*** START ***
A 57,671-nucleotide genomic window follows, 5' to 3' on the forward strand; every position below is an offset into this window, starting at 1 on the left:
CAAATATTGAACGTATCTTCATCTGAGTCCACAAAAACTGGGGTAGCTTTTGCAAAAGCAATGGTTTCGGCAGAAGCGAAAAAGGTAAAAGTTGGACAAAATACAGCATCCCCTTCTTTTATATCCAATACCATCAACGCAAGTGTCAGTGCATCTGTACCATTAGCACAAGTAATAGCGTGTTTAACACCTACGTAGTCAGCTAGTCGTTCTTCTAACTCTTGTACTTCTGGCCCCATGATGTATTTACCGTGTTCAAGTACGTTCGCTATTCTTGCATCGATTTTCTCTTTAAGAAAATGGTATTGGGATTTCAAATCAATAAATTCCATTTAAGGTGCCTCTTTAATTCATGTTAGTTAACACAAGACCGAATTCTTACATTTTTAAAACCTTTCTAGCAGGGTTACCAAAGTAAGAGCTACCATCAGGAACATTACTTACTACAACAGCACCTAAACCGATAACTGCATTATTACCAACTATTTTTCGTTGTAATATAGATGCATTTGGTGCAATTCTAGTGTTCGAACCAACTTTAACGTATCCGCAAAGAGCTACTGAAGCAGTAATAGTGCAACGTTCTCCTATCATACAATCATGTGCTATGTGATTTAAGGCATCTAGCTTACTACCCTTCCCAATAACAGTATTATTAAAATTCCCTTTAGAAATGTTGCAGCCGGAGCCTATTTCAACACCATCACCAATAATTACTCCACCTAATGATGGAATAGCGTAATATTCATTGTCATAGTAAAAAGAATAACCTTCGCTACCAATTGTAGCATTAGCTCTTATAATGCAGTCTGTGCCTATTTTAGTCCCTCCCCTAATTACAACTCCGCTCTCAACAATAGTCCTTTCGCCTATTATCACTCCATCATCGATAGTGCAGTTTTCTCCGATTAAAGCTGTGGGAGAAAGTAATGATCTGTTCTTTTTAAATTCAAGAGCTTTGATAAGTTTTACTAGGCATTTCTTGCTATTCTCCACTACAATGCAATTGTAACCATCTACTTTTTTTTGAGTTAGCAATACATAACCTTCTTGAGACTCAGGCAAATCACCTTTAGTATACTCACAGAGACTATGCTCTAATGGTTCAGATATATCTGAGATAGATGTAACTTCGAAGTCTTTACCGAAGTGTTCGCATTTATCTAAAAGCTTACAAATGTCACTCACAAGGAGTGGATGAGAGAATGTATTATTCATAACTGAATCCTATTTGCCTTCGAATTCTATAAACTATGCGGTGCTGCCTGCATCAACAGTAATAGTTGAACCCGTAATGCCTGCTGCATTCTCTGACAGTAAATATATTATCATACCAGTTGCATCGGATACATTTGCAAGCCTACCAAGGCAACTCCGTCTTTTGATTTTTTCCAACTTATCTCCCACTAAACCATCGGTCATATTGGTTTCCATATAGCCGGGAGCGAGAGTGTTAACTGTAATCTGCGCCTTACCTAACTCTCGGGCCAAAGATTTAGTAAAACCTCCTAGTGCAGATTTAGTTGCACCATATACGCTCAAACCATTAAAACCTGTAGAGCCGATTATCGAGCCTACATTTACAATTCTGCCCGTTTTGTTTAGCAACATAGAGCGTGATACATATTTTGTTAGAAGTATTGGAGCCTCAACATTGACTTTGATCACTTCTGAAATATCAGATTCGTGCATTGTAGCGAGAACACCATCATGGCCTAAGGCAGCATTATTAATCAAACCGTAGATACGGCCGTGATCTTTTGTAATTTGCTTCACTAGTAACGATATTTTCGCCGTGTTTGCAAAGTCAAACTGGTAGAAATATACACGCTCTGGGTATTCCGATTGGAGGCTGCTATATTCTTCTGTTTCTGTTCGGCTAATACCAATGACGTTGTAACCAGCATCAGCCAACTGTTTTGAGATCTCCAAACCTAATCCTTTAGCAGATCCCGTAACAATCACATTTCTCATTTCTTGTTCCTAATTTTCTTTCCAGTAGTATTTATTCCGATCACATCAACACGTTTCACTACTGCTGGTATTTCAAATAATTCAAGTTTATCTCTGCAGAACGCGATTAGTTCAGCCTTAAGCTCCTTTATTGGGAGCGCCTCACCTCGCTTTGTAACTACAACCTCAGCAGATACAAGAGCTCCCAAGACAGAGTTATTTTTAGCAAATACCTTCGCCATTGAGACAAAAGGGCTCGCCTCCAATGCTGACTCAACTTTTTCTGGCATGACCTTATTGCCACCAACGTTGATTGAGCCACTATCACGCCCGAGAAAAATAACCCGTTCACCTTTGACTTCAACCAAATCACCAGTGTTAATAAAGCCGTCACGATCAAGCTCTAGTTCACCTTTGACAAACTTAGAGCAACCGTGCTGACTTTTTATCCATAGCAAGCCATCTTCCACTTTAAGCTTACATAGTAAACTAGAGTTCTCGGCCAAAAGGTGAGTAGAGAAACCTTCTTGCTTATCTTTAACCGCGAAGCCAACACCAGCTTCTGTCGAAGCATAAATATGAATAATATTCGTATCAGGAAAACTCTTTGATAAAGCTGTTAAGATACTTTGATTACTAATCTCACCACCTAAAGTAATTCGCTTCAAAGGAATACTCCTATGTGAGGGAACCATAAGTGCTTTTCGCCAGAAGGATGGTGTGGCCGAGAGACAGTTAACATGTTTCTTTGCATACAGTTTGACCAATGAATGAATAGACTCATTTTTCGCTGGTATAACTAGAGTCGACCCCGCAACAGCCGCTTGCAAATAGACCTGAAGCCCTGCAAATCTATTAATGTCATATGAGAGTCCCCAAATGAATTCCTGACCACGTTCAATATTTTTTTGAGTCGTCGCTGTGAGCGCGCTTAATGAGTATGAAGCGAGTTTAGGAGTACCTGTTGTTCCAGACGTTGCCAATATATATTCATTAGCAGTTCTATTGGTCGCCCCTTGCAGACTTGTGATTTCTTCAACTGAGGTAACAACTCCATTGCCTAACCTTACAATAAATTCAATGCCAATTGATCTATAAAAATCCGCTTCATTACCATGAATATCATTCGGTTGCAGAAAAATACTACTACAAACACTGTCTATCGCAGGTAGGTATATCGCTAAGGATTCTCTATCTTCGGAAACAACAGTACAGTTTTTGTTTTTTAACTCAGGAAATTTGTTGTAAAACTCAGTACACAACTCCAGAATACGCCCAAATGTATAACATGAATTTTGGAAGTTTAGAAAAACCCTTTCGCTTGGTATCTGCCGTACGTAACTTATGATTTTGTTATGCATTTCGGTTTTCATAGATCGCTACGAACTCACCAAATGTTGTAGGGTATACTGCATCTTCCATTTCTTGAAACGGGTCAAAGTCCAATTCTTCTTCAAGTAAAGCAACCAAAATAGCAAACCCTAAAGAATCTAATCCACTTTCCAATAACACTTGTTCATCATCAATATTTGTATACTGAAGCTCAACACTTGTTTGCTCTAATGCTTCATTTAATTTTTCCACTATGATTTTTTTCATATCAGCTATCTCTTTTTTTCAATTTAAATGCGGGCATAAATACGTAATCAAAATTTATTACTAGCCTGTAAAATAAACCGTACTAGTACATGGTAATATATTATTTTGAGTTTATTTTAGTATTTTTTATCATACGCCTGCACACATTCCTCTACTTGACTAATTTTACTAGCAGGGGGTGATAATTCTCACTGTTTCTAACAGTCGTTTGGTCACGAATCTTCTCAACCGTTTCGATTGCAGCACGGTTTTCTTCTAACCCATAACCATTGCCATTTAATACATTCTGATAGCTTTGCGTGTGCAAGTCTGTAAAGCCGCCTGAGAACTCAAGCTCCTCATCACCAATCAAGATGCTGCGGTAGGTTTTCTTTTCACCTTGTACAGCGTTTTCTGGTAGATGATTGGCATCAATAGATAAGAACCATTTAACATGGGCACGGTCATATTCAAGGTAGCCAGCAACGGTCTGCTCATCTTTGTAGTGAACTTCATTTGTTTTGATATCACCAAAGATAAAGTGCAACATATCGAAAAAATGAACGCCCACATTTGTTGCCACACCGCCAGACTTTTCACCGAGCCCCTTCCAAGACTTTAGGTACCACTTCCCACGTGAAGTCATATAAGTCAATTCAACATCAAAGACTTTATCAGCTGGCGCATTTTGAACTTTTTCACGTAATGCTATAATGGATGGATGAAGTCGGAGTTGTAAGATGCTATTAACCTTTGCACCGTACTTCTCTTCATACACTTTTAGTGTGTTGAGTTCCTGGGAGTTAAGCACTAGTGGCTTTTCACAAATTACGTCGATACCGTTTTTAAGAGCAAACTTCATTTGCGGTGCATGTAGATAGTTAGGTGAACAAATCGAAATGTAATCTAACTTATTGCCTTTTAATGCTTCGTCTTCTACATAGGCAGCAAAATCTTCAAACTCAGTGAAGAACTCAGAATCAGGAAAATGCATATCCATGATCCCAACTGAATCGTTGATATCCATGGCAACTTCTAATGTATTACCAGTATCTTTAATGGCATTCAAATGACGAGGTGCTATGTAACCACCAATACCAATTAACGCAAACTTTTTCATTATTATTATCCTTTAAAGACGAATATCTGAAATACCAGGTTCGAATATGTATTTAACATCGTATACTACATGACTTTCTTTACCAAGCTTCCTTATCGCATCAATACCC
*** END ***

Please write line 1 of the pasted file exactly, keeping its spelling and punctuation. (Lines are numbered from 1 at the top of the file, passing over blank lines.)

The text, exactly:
A 57,671-nucleotide genomic window follows, 5' to 3' on the forward strand; every position below is an offset into this window, starting at 1 on the left: